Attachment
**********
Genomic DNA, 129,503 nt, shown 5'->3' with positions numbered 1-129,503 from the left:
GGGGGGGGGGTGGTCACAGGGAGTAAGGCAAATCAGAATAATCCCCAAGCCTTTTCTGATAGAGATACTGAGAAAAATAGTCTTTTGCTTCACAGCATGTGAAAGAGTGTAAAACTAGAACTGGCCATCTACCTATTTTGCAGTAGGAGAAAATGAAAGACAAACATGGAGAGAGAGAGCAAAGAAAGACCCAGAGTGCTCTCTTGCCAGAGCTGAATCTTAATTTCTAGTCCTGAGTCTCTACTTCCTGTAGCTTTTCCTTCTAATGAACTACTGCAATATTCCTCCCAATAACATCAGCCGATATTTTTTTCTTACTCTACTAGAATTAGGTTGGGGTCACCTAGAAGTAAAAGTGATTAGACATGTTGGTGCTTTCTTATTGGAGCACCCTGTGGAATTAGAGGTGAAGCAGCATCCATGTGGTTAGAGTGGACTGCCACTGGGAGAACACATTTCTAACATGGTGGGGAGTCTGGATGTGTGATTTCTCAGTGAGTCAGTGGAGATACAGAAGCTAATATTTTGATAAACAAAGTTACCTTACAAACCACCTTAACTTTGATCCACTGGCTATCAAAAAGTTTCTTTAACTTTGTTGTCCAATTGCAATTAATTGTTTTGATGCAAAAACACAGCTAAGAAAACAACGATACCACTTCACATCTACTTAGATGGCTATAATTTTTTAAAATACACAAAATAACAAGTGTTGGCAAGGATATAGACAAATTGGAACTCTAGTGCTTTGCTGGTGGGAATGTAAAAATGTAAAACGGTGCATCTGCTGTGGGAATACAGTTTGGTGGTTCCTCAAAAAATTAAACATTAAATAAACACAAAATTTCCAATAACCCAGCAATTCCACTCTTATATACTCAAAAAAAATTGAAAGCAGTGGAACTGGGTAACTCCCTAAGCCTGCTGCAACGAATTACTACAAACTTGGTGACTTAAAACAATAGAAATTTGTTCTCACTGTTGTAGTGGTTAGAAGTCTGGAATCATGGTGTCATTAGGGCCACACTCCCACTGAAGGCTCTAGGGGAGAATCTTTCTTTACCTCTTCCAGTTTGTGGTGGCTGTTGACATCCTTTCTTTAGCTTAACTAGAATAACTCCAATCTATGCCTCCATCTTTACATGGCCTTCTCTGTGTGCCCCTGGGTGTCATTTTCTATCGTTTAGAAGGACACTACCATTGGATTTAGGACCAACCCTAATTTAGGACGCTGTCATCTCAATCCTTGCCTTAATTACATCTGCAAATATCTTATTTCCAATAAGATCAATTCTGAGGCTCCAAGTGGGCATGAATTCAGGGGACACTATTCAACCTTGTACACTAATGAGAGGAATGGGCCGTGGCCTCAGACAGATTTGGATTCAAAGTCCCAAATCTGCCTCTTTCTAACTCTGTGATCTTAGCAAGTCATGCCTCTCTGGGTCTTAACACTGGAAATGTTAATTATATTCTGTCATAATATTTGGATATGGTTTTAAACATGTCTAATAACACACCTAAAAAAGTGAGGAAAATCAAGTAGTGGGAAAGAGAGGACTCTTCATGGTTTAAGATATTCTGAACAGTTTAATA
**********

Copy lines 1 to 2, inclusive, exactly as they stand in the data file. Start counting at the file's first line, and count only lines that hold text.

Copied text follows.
Genomic DNA, 129,503 nt, shown 5'->3' with positions numbered 1-129,503 from the left:
GGGGGGGGGGTGGTCACAGGGAGTAAGGCAAATCAGAATAATCCCCAAGCCTTTTCTGATAGAGATACTGAGAAAAATAGTCTTTTGCTTCACAGCATGTGAAAGAGTGTAAAACTAGAACTGGCCATCTACCTATTTTGCAGTAGGAGAAAATGAAAGACAAACATGGAGAGAGAGAGCAAAGAAAGACCCAGAGTGCTCTCTTGCCAGAGCTGAATCTTAATTTCTAGTCCTGAGTCTCTACTTCCTGTAGCTTTTCCTTCTAATGAACTACTGCAATATTCCTCCCAATAACATCAGCCGATATTTTTTTCTTACTCTACTAGAATTAGGTTGGGGTCACCTAGAAGTAAAAGTGATTAGACATGTTGGTGCTTTCTTATTGGAGCACCCTGTGGAATTAGAGGTGAAGCAGCATCCATGTGGTTAGAGTGGACTGCCACTGGGAGAACACATTTCTAACATGGTGGGGAGTCTGGATGTGTGATTTCTCAGTGAGTCAGTGGAGATACAGAAGCTAATATTTTGATAAACAAAGTTACCTTACAAACCACCTTAACTTTGATCCACTGGCTATCAAAAAGTTTCTTTAACTTTGTTGTCCAATTGCAATTAATTGTTTTGATGCAAAAACACAGCTAAGAAAACAACGATACCACTTCACATCTACTTAGATGGCTATAATTTTTTAAAATACACAAAATAACAAGTGTTGGCAAGGATATAGACAAATTGGAACTCTAGTGCTTTGCTGGTGGGAATGTAAAAATGTAAAACGGTGCATCTGCTGTGGGAATACAGTTTGGTGGTTCCTCAAAAAATTAAACATTAAATAAACACAAAATTTCCAATAACCCAGCAATTCCACTCTTATATACTCAAAAAAAATTGAAAGCAGTGGAACTGGGTAACTCCCTAAGCCTGCTGCAACGAATTACTACAAACTTGGTGACTTAAAACAATAGAAATTTGTTCTCACTGTTGTAGTGGTTAGAAGTCTGGAATCATGGTGTCATTAGGGCCACACTCCCACTGAAGGCTCTAGGGGAGAATCTTTCTTTACCTCTTCCAGTTTGTGGTGGCTGTTGACATCCTTTCTTTAGCTTAACTAGAATAACTCCAATCTATGCCTCCATCTTTACATGGCCTTCTCTGTGTGCCCCTGGGTGTCATTTTCTATCGTTTAGAAGGACACTACCATTGGATTTAGGACCAACCCTAATTTAGGACGCTGTCATCTCAATCCTTGCCTTAATTACATCTGCAAATATCTTATTTCCAATAAGATCAATTCTGAGGCTCCAAGTGGGCATGAATTCAGGGGACACTATTCAACCTTGTACACTAATGAGAGGAATGGGCCGTGGCCTCAGACAGATTTGGATTCAAAGTCCCAAATCTGCCTCTTTCTAACTCTGTGATCTTAGCAAGTCATGCCTCTCTGGGTCTTAACACTGGAAATGTTAATTATATTCTGTCATAATATTTGGATATGGTTTTAAACATGTCTAATAACACACCTAAAAAAGTGAGGAAAATCAAGTAGTGGGAAAGAGAGGACTCTTCATGGTTTAAGATATTCTGAACAGTTTAATA